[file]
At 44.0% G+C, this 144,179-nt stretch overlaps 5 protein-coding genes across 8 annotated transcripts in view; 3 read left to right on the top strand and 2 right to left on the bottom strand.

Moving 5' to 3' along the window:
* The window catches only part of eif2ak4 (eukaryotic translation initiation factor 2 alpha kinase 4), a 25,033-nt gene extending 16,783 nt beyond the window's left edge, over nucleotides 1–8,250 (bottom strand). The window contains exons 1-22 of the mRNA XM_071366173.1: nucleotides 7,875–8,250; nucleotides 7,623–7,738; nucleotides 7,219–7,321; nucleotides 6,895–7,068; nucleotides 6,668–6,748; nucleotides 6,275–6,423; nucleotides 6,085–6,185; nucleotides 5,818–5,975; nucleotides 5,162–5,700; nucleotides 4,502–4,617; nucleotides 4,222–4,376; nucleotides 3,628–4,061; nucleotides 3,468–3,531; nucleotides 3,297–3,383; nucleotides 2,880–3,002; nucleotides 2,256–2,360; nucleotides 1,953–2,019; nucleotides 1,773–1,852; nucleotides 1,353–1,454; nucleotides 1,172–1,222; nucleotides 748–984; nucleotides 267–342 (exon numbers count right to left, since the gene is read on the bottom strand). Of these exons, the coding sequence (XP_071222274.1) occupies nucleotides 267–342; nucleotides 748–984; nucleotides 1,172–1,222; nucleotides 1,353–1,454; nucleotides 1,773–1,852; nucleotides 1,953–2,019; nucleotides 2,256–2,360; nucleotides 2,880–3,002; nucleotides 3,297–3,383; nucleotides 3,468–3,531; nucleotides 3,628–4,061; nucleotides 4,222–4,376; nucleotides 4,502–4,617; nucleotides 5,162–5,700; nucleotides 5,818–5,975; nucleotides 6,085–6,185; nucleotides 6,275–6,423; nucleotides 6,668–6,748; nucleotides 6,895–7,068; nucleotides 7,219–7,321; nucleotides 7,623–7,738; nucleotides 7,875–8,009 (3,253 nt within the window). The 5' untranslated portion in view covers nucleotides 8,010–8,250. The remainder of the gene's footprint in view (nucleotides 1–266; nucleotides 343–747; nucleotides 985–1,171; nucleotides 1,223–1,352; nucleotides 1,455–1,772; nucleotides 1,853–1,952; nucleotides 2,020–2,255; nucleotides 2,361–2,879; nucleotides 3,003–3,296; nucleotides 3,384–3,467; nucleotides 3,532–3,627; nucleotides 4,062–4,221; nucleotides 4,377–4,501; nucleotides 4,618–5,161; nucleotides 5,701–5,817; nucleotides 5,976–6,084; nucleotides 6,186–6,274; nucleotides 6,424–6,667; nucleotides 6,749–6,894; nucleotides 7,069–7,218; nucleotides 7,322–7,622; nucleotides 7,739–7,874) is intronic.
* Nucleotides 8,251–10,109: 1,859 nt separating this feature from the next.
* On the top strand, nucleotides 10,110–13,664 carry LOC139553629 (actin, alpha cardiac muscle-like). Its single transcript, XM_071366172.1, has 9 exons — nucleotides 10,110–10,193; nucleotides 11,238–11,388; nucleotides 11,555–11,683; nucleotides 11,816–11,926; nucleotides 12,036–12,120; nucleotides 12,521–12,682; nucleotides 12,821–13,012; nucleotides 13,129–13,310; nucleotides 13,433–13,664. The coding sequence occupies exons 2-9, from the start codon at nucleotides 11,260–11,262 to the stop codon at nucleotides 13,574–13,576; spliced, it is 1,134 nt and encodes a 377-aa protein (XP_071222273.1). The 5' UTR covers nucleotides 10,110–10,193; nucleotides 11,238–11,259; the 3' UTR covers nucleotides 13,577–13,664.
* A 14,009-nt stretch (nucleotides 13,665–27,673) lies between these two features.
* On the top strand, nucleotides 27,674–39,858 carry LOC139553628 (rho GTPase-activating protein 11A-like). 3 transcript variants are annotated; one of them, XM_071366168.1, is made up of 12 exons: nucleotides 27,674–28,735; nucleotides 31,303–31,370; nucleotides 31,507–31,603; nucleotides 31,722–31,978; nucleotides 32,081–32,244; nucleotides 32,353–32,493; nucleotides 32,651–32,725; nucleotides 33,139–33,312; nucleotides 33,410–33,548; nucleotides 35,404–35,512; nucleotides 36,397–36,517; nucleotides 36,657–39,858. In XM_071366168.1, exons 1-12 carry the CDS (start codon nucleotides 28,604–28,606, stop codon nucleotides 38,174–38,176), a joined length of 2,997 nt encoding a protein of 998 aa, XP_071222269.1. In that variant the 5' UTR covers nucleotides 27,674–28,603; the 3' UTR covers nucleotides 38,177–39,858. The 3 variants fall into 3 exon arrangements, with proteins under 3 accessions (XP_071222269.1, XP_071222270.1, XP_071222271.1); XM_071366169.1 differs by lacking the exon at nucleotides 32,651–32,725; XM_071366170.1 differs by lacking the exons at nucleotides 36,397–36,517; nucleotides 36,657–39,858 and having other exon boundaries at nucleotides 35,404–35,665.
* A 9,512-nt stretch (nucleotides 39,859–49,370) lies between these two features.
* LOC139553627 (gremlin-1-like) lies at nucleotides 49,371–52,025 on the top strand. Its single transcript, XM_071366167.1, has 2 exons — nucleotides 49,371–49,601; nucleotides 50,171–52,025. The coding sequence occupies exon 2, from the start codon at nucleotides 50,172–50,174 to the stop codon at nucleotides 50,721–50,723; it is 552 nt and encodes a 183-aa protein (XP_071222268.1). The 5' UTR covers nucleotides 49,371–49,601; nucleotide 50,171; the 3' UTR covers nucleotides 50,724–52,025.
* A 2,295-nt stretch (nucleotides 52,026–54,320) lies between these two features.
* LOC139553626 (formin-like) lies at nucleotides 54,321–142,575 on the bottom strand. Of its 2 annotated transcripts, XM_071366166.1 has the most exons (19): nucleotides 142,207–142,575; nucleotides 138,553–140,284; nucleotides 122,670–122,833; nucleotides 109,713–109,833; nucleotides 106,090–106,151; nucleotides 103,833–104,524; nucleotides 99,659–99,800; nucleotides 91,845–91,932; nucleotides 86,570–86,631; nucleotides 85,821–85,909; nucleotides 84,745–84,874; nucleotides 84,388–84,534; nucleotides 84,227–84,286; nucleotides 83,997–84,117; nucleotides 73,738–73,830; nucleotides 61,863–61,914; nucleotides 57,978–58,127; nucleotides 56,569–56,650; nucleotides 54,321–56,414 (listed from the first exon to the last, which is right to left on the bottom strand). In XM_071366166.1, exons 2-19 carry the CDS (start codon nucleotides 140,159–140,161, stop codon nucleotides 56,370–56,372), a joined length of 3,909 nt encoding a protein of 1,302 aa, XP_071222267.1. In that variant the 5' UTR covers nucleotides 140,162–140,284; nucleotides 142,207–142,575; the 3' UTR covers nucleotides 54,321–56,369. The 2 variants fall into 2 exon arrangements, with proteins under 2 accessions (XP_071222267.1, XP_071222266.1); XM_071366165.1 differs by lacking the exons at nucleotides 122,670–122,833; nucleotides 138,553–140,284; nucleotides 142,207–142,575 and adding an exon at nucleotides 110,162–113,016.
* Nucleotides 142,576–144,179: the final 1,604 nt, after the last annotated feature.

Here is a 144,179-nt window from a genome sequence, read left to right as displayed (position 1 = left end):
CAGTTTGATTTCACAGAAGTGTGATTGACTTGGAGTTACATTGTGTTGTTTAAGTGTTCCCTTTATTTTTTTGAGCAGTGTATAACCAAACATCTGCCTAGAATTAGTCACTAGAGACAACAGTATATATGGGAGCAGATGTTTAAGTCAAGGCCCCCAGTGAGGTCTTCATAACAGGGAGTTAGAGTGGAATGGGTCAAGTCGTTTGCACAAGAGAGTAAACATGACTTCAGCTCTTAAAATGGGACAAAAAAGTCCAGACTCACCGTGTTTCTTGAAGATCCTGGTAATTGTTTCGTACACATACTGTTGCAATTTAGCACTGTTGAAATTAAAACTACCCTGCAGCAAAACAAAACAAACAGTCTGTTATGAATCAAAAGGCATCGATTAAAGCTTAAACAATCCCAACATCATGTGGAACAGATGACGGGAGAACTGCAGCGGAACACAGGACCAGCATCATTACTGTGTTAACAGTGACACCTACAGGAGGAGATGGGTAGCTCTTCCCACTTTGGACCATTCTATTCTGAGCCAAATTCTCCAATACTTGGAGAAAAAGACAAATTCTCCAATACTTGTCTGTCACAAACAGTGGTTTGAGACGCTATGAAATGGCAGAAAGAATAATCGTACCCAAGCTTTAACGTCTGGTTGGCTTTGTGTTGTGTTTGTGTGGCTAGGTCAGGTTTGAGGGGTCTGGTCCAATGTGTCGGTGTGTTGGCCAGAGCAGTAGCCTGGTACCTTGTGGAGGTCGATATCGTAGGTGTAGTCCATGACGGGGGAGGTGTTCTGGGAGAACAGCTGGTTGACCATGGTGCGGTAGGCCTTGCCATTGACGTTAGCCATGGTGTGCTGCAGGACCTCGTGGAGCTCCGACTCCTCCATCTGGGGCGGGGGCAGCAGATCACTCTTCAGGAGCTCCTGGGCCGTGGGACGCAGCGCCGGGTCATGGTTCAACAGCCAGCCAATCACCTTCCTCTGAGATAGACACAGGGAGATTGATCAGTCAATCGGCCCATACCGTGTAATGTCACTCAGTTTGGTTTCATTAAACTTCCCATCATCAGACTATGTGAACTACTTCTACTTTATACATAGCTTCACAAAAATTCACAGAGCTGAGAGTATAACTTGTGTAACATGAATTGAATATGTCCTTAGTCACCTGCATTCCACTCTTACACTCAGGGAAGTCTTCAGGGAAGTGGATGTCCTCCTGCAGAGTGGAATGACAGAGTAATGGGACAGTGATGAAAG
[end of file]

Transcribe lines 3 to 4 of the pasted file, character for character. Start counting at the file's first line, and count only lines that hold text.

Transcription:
* The window catches only part of eif2ak4 (eukaryotic translation initiation factor 2 alpha kinase 4), a 25,033-nt gene extending 16,783 nt beyond the window's left edge, over nucleotides 1–8,250 (bottom strand). The window contains exons 1-22 of the mRNA XM_071366173.1: nucleotides 7,875–8,250; nucleotides 7,623–7,738; nucleotides 7,219–7,321; nucleotides 6,895–7,068; nucleotides 6,668–6,748; nucleotides 6,275–6,423; nucleotides 6,085–6,185; nucleotides 5,818–5,975; nucleotides 5,162–5,700; nucleotides 4,502–4,617; nucleotides 4,222–4,376; nucleotides 3,628–4,061; nucleotides 3,468–3,531; nucleotides 3,297–3,383; nucleotides 2,880–3,002; nucleotides 2,256–2,360; nucleotides 1,953–2,019; nucleotides 1,773–1,852; nucleotides 1,353–1,454; nucleotides 1,172–1,222; nucleotides 748–984; nucleotides 267–342 (exon numbers count right to left, since the gene is read on the bottom strand). Of these exons, the coding sequence (XP_071222274.1) occupies nucleotides 267–342; nucleotides 748–984; nucleotides 1,172–1,222; nucleotides 1,353–1,454; nucleotides 1,773–1,852; nucleotides 1,953–2,019; nucleotides 2,256–2,360; nucleotides 2,880–3,002; nucleotides 3,297–3,383; nucleotides 3,468–3,531; nucleotides 3,628–4,061; nucleotides 4,222–4,376; nucleotides 4,502–4,617; nucleotides 5,162–5,700; nucleotides 5,818–5,975; nucleotides 6,085–6,185; nucleotides 6,275–6,423; nucleotides 6,668–6,748; nucleotides 6,895–7,068; nucleotides 7,219–7,321; nucleotides 7,623–7,738; nucleotides 7,875–8,009 (3,253 nt within the window). The 5' untranslated portion in view covers nucleotides 8,010–8,250. The remainder of the gene's footprint in view (nucleotides 1–266; nucleotides 343–747; nucleotides 985–1,171; nucleotides 1,223–1,352; nucleotides 1,455–1,772; nucleotides 1,853–1,952; nucleotides 2,020–2,255; nucleotides 2,361–2,879; nucleotides 3,003–3,296; nucleotides 3,384–3,467; nucleotides 3,532–3,627; nucleotides 4,062–4,221; nucleotides 4,377–4,501; nucleotides 4,618–5,161; nucleotides 5,701–5,817; nucleotides 5,976–6,084; nucleotides 6,186–6,274; nucleotides 6,424–6,667; nucleotides 6,749–6,894; nucleotides 7,069–7,218; nucleotides 7,322–7,622; nucleotides 7,739–7,874) is intronic.
* Nucleotides 8,251–10,109: 1,859 nt separating this feature from the next.